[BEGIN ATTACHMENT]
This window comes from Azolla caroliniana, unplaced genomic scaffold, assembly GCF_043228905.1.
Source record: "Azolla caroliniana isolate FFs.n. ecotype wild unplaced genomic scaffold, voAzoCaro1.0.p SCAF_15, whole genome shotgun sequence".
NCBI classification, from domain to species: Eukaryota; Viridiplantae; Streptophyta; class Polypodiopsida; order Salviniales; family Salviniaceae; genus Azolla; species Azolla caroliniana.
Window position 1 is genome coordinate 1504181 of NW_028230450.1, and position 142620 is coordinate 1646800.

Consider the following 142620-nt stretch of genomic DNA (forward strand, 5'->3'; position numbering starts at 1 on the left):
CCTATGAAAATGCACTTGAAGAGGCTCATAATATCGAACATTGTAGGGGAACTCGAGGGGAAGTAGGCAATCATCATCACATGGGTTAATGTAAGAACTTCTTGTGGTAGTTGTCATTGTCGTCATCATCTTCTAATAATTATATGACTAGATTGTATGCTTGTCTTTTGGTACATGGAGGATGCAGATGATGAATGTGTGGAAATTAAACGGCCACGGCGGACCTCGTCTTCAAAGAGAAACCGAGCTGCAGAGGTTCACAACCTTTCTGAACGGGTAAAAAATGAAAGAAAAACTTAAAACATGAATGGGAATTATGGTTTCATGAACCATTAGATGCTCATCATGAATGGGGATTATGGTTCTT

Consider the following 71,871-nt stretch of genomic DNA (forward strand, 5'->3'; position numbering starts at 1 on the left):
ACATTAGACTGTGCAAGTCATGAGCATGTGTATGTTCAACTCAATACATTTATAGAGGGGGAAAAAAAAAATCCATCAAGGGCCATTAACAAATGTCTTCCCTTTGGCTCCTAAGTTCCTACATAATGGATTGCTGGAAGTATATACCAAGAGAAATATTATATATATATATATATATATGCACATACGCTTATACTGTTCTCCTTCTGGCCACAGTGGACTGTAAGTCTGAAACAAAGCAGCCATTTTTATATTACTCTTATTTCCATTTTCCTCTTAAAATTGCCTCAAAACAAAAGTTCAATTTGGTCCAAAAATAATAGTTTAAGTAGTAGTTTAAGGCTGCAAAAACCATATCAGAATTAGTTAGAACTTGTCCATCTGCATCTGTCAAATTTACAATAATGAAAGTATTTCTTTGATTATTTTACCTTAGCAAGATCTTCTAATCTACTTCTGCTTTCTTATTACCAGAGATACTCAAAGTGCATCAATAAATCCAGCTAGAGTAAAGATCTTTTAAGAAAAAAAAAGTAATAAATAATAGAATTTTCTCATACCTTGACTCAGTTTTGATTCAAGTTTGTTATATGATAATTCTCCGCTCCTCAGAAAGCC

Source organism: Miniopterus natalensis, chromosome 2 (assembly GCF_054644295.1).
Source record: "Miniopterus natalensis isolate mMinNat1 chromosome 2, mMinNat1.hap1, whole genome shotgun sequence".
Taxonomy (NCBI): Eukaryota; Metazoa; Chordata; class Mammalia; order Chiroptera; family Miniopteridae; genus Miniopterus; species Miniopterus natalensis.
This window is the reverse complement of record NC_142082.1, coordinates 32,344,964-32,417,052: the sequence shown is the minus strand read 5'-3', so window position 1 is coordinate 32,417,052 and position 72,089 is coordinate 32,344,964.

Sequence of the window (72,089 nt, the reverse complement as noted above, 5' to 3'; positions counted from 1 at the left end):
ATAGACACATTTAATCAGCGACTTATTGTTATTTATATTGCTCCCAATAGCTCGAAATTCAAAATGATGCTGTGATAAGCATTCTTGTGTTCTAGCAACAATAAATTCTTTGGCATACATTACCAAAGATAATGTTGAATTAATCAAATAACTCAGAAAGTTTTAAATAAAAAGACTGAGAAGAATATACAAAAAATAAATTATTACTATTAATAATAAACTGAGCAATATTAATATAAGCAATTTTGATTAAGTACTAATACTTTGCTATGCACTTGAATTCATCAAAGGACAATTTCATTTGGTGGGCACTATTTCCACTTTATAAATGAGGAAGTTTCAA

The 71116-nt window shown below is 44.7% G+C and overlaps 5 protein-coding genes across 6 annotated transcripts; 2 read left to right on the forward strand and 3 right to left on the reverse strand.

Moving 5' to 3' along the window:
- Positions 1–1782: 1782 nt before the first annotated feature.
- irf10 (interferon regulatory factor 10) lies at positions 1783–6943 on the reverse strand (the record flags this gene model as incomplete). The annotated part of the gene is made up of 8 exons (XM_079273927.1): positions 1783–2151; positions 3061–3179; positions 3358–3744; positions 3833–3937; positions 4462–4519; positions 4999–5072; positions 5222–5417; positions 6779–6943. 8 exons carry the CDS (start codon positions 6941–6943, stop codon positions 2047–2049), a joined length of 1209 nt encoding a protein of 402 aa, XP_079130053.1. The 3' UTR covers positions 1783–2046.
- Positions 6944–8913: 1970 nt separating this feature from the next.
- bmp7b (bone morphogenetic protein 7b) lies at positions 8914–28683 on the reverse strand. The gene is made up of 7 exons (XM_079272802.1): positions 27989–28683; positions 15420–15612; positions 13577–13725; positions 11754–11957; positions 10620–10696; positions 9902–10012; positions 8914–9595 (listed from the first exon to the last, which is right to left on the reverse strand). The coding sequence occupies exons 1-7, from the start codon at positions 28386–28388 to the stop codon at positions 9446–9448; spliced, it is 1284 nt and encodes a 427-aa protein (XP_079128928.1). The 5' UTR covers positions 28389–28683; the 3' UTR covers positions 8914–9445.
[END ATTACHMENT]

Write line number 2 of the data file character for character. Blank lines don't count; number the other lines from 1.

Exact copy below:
Source record: "Azolla caroliniana isolate FFs.n. ecotype wild unplaced genomic scaffold, voAzoCaro1.0.p SCAF_15, whole genome shotgun sequence".